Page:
What I meant is more in the different personalities and working styles.
In my team, I have people that are warm and bubbly. Then, there are people that are efficient and strictly-business. We also have someone in between. People that always take lunch in their desk. People that always eat yogurt together in a pack after lunch. People that come at 6 am. People that come at 9 am. People that go home at 3 pm; others dash at 6 pm.
People that attend happy-hours; people that are not due to families or they just don’t feel like it. People that work on weekends; people that don’t and strictly enforce their boundaries. Single people, married people, married with kids – heck, even pregnant people.
And it is all OKAY. As long as…. guess what?
You deliver the results.
Again, maybe just the Marketing department. But this is the part that I love the most.
You can be yourself. You can work in the arrangement that suits you the best, and not being afraid of showing your personality traits – introverts, extroverts, shy, outgoing – and, heck, even wear hijab (like me)…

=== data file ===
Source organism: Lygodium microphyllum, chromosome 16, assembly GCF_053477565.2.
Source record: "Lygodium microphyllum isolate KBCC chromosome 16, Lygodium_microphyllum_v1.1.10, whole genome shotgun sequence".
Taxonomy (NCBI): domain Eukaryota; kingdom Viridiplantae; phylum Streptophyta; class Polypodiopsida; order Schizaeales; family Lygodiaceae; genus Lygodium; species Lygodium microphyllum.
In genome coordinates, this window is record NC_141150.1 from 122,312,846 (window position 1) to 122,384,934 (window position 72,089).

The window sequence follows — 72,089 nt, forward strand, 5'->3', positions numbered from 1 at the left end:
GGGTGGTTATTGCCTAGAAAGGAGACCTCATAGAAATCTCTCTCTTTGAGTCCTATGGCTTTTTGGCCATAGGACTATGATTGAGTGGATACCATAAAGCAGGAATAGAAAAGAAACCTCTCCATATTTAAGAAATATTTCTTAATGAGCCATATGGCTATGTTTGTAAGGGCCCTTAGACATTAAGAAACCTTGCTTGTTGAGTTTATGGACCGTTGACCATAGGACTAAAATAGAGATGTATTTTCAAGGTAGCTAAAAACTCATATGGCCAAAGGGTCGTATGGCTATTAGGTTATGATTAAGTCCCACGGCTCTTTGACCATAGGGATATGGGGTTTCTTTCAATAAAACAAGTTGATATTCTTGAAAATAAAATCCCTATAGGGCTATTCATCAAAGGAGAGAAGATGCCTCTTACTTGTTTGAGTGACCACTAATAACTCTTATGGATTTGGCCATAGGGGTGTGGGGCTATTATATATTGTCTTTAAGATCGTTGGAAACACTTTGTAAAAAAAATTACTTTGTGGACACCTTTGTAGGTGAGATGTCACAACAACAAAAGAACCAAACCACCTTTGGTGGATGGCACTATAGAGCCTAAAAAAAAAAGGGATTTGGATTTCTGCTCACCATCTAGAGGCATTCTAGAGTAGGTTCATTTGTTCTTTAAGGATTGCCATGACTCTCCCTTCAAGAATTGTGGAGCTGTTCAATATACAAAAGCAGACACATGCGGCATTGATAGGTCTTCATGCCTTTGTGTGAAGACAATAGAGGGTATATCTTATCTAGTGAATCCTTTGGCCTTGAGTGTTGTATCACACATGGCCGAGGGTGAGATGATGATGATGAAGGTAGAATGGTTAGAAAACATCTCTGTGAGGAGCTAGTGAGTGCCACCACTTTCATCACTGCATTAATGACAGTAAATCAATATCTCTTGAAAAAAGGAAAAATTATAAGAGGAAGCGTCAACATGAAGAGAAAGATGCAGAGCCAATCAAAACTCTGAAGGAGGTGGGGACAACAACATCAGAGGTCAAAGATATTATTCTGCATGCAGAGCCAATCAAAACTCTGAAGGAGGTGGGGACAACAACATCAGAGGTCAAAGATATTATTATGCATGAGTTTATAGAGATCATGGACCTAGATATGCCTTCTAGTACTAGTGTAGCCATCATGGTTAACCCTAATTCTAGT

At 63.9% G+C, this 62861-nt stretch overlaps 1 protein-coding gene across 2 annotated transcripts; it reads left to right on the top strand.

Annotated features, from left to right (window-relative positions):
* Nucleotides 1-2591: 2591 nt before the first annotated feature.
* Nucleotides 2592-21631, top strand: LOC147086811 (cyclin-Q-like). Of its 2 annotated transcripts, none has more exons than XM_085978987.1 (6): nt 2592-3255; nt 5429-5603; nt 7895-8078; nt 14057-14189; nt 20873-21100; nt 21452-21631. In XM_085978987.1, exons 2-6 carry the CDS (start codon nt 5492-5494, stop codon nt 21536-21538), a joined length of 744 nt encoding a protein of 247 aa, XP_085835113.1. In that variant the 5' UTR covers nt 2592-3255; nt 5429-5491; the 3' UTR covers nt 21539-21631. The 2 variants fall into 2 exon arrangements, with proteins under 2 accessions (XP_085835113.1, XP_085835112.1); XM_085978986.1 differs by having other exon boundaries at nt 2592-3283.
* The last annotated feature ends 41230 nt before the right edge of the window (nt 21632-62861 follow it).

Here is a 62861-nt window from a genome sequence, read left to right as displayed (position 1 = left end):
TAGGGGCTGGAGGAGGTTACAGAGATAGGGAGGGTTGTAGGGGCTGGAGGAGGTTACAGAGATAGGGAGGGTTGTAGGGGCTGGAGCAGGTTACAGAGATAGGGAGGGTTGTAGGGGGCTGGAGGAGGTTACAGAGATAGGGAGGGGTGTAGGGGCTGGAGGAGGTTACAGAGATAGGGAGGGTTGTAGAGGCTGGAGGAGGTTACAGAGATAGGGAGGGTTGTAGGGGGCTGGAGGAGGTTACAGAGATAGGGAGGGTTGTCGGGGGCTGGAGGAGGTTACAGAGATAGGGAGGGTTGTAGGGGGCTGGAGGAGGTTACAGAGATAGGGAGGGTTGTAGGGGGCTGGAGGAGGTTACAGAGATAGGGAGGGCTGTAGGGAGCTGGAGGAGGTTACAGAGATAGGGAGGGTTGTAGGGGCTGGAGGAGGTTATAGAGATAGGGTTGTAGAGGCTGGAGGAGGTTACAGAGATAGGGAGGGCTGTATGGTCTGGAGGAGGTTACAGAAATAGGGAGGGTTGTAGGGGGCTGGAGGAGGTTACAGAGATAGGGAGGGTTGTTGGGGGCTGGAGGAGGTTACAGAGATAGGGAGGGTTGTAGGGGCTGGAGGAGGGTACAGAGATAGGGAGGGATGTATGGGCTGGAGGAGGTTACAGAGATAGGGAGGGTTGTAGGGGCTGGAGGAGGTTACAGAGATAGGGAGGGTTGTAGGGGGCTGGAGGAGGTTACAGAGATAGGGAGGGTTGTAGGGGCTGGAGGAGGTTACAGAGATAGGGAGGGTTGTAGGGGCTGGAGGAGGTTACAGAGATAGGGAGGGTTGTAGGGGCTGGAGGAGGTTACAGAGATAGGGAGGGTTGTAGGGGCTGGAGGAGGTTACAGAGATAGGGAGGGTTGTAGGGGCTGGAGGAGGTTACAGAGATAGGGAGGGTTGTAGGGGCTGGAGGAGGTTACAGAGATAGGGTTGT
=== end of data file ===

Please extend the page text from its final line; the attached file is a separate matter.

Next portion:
As long as… again what? You deliver the results.
In the other place, however, it’s almost the opposite. And I can actually generalize this because my previous role sent me to visit various companies – big and small, local or international, in different countries in Asia (except Japan which I will suspect to be a “whole new world”), and this sentiment holds true.
Back home, for you to fit in is the utmost priority.
If you seem to be working slightly differently than the others, especially in the more serious spectrum, you’ll be talked about. If you skip lunch, it’s a big problem. If you stay late sometimes, it’s also something noticeable.
You might tackle a project successfully and make a huge impact, and it’s good and you can still be recognized, but the perceived belief of you fitting in or not can sometimes surpass those you’ve actually done. Word of mouth plays a huge impact as well.
which brings me to the second point…